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The Pros & Cons: Why Should You invest in an Amazon Business?
By Ian Drogin
As Amazon’s revenue and profits continue to soar, so do the opportunities for those interested in acquiring Amazon businesses.
Over the past several years, we’ve seen the marketplace for Amazon businesses grow steadily with no signs of slowing down. Increased customer demand combined with a proven business model are making many Amazon businesses highly desirable among investors, prompting many FBA sellers to wonder, “should I sell my Amazon business?”
With over 2.5 million sellers and a combined sales volume of 4000 products per minute on average in the U.S., it’s no surprise that Amazon’s annual growth rate has exceeded 37%.
We’ve witnessed a surge in interest for Amazon businesses among potential buyers, as well as an increasing number of sellers curious about exploring exit opportunities. Successful sellers see an opportunity to diversify, while buyers recognize the many strengths that such businesses can offer from an investment standpoint.
In this article, we’ll explore the pros and cons of investing in Amazon businesses, along with what factors are most important to consider in your investment decisions.
Pros of Investing in Amazon Businesses
There are many benefits to investing in Amazon businesses.. Some of the primary advantages include:
- The marketplace has matured, making Amazon businesses a more stable investment.
- Ownership transfer is relatively simple and straightforward.
- Many eCommerce stores have an Amazon component.
- Amazon seller growth is consistent.
- There are numerous tools, resources, and agencies to help Amazon businesses succeed.
- No need to do your own fulfillment
A maturing Amazon business marketplace
Although the Amazon marketplace started in 2006, it really increased in traction and widespread adoption from 2012 onwards.
This means that many sellers who got started in 2012 and 2013 have now been in business for seven or eight years. Even those who didn’t start until 2017 still have a solid three years under their belt.
This marketplace maturation timeline ensures that there are many Amazon businesses out there that have a proven track record with consistent growth in the Amazon marketplace. Of course, this translates into desirable business acquisition opportunities for potential buyers.
Since on average there is a positive correlation between the stability of an FBA business and the length of time it’s been operating, the availability of viable Amazon businesses for sale has been steadily increasing. Instead of needing to take significant risks on early-stage ventures, investors can now shop through a wide range of different Amazon businesses that all have several years of demonstrated success.
Convenient ownership transfer process
During the earlier stages of Amazon business ownership transfers, there was widespread uncertainty and doubt about the legitimacy of passing an FBA business from one owner to the next.
While Amazon still reserves the right to suspend sellers who violate its policies, there are now clear procedures in place for transferring seller accounts from one owner to another.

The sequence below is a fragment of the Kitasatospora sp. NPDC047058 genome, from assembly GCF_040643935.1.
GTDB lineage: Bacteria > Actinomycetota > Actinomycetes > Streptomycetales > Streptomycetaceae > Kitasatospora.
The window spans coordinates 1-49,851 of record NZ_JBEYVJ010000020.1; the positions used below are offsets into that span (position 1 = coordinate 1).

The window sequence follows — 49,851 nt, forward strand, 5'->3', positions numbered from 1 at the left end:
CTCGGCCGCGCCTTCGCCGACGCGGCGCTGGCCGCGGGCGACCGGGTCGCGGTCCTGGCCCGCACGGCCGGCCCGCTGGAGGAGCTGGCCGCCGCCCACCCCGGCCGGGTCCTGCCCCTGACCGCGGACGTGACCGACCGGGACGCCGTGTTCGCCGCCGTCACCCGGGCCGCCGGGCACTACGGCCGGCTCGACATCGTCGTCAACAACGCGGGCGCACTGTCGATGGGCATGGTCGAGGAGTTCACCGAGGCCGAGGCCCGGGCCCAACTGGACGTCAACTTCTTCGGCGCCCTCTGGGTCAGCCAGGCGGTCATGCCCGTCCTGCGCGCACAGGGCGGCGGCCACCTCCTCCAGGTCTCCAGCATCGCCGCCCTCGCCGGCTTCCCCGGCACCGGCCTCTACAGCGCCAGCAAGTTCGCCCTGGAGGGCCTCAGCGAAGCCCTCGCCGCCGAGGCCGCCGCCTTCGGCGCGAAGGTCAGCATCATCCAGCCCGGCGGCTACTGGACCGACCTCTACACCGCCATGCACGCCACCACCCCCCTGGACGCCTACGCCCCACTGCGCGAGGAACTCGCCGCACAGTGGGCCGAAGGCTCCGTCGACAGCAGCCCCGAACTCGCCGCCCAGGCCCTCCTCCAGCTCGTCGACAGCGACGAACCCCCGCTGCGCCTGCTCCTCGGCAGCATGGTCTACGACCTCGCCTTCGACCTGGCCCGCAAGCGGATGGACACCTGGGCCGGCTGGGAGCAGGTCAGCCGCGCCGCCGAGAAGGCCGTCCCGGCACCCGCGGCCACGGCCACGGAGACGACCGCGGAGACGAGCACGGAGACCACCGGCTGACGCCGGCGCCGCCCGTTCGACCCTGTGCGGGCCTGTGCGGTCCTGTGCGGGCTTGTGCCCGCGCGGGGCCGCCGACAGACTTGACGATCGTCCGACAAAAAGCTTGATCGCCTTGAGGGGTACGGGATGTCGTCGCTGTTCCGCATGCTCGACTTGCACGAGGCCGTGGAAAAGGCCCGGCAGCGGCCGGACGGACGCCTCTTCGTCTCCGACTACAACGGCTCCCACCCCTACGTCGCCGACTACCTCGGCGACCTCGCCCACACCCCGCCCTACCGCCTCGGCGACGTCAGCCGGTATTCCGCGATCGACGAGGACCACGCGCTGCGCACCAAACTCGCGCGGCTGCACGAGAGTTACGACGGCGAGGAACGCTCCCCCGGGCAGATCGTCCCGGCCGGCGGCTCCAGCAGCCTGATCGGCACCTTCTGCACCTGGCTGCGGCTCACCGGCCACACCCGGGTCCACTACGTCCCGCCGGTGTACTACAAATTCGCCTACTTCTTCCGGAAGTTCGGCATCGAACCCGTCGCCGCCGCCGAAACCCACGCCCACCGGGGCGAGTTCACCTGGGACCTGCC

We always encourage our FBA business sellers to be honest and seek permission from Amazon during the transfer of ownership process. If Amazon gives their stamp of approval, buyers and sellers can both breathe a little easier and feel more comfortable throughout the transfer process. It’s best to speak with a qualified advisor to learn about the exact steps you should take to ensure that your Amazon transaction takes place in a legitimate manner.
Once buyers and sellers overcome any confusion regarding Amazon’s ownership transfer policies, the rest is pretty clear and straightforward. Unlike some other kinds of online businesses, well documented Amazon businesses pose few if any challenges during the ownership transfer process. There are no personal identities attached to an FBA business (unlike a blog) and Amazon’s easy-to-use seller account features ensure that technical confusion is kept to a minimum.
Amazon businesses can easily blend with other eCommerce business models
Now that Amazon businesses have been around for quite some time, most other eCommerce platforms can easily integrate with Seller Central. This allows sellers to sell on their own business websites and fulfill orders through the same FBA fulfillment system that powers the Amazon platform.
Not only does Amazon FBA offer competitive fulfillment rates, but it also makes it extremely simple to manage inventory that is sold on several different platforms. Instead of having multiple warehouses and logistics systems, a seller can manage all inventory through Seller Central in the same way that an Amazon listing is managed.
Amazon’s easy e-commerce integration adds convenience as well as growth opportunities. For buyers who already have an eCommerce store, they can leverage an existing Amazon business to grow their e-commerce business and vice versa.
Amazon sellers are experiencing consistent growth
With Amazon’s year-over-year revenue growth reaching nearly 40%, the opportunities for sellers on the marketplace are enormous.
Over the past few years, even if an FBA business’s market share hasn’t increased, its revenue most likely has. This is due to the consistent and significant growth of the Amazon platform as a whole.